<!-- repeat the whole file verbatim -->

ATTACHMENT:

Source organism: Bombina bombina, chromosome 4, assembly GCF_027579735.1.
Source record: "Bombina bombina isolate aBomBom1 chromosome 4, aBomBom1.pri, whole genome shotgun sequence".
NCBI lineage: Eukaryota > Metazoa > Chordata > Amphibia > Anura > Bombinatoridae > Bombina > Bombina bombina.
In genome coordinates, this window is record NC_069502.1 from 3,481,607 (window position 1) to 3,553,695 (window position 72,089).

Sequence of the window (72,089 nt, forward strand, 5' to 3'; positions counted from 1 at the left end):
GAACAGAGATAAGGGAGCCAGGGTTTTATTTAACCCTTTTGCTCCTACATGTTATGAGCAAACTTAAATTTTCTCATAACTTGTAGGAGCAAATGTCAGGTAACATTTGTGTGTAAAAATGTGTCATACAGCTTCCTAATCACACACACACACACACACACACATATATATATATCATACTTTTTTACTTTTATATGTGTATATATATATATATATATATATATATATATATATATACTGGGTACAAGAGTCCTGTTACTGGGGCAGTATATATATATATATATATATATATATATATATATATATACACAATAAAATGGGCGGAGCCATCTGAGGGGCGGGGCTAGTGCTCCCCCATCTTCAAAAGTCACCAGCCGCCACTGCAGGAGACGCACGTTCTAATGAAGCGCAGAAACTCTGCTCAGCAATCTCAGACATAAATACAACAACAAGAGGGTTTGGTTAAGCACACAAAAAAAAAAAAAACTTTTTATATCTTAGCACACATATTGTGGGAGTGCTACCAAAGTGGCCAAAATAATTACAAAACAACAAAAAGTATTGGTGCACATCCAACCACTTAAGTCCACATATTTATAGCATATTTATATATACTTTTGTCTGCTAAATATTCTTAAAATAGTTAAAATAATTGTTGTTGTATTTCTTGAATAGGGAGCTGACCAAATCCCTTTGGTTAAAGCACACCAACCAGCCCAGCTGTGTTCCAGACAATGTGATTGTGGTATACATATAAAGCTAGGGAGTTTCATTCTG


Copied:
Source organism: Bombina bombina, chromosome 4, assembly GCF_027579735.1.
Source record: "Bombina bombina isolate aBomBom1 chromosome 4, aBomBom1.pri, whole genome shotgun sequence".
NCBI lineage: Eukaryota > Metazoa > Chordata > Amphibia > Anura > Bombinatoridae > Bombina > Bombina bombina.
In genome coordinates, this window is record NC_069502.1 from 3,481,607 (window position 1) to 3,553,695 (window position 72,089).

Sequence of the window (72,089 nt, forward strand, 5' to 3'; positions counted from 1 at the left end):
GAACAGAGATAAGGGAGCCAGGGTTTTATTTAACCCTTTTGCTCCTACATGTTATGAGCAAACTTAAATTTTCTCATAACTTGTAGGAGCAAATGTCAGGTAACATTTGTGTGTAAAAATGTGTCATACAGCTTCCTAATCACACACACACACACACACACACATATATATATATCATACTTTTTTACTTTTATATGTGTATATATATATATATATATATATATATATATATATATACTGGGTACAAGAGTCCTGTTACTGGGGCAGTATATATATATATATATATATATATATATATATATATATACACAATAAAATGGGCGGAGCCATCTGAGGGGCGGGGCTAGTGCTCCCCCATCTTCAAAAGTCACCAGCCGCCACTGCAGGAGACGCACGTTCTAATGAAGCGCAGAAACTCTGCTCAGCAATCTCAGACATAAATACAACAACAAGAGGGTTTGGTTAAGCACACAAAAAAAAAAAAAACTTTTTATATCTTAGCACACATATTGTGGGAGTGCTACCAAAGTGGCCAAAATAATTACAAAACAACAAAAAGTATTGGTGCACATCCAACCACTTAAGTCCACATATTTATAGCATATTTATATATACTTTTGTCTGCTAAATATTCTTAAAATAGTTAAAATAATTGTTGTTGTATTTCTTGAATAGGGAGCTGACCAAATCCCTTTGGTTAAAGCACACCAACCAGCCCAGCTGTGTTCCAGACAATGTGATTGTGGTATACATATAAAGCTAGGGAGTTTCATTCTG